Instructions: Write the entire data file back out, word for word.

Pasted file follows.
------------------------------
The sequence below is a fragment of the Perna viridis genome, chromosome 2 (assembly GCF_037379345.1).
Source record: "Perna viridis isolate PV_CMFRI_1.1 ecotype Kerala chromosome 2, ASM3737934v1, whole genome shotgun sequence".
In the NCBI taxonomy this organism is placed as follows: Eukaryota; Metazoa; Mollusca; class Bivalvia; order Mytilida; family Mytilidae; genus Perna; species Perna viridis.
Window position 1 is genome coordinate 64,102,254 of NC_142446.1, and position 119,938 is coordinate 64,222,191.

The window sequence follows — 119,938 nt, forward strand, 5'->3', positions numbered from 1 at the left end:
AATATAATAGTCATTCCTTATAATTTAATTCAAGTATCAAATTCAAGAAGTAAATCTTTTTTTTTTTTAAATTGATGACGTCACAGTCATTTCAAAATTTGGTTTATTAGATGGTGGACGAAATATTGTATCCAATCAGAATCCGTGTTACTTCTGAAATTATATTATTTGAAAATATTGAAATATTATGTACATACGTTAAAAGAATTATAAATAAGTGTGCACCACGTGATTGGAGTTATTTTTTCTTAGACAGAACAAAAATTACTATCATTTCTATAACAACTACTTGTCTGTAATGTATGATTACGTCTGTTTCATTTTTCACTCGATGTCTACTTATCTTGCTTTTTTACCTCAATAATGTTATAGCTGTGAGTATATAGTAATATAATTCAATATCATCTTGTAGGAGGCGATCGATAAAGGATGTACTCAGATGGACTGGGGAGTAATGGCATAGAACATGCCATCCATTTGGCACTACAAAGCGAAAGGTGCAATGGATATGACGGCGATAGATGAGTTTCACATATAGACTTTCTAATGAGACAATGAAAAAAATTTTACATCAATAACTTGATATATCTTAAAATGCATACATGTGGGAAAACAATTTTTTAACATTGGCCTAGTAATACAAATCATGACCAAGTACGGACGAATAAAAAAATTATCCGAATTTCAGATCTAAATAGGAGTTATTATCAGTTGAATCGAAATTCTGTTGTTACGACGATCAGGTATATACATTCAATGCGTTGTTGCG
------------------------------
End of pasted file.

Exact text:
The sequence below is a fragment of the Perna viridis genome, chromosome 2 (assembly GCF_037379345.1).
Source record: "Perna viridis isolate PV_CMFRI_1.1 ecotype Kerala chromosome 2, ASM3737934v1, whole genome shotgun sequence".
In the NCBI taxonomy this organism is placed as follows: Eukaryota; Metazoa; Mollusca; class Bivalvia; order Mytilida; family Mytilidae; genus Perna; species Perna viridis.
Window position 1 is genome coordinate 64,102,254 of NC_142446.1, and position 119,938 is coordinate 64,222,191.

The window sequence follows — 119,938 nt, forward strand, 5'->3', positions numbered from 1 at the left end:
AATATAATAGTCATTCCTTATAATTTAATTCAAGTATCAAATTCAAGAAGTAAATCTTTTTTTTTTTTAAATTGATGACGTCACAGTCATTTCAAAATTTGGTTTATTAGATGGTGGACGAAATATTGTATCCAATCAGAATCCGTGTTACTTCTGAAATTATATTATTTGAAAATATTGAAATATTATGTACATACGTTAAAAGAATTATAAATAAGTGTGCACCACGTGATTGGAGTTATTTTTTCTTAGACAGAACAAAAATTACTATCATTTCTATAACAACTACTTGTCTGTAATGTATGATTACGTCTGTTTCATTTTTCACTCGATGTCTACTTATCTTGCTTTTTTACCTCAATAATGTTATAGCTGTGAGTATATAGTAATATAATTCAATATCATCTTGTAGGAGGCGATCGATAAAGGATGTACTCAGATGGACTGGGGAGTAATGGCATAGAACATGCCATCCATTTGGCACTACAAAGCGAAAGGTGCAATGGATATGACGGCGATAGATGAGTTTCACATATAGACTTTCTAATGAGACAATGAAAAAAATTTTACATCAATAACTTGATATATCTTAAAATGCATACATGTGGGAAAACAATTTTTTAACATTGGCCTAGTAATACAAATCATGACCAAGTACGGACGAATAAAAAAATTATCCGAATTTCAGATCTAAATAGGAGTTATTATCAGTTGAATCGAAATTCTGTTGTTACGACGATCAGGTATATACATTCAATGCGTTGTTGCG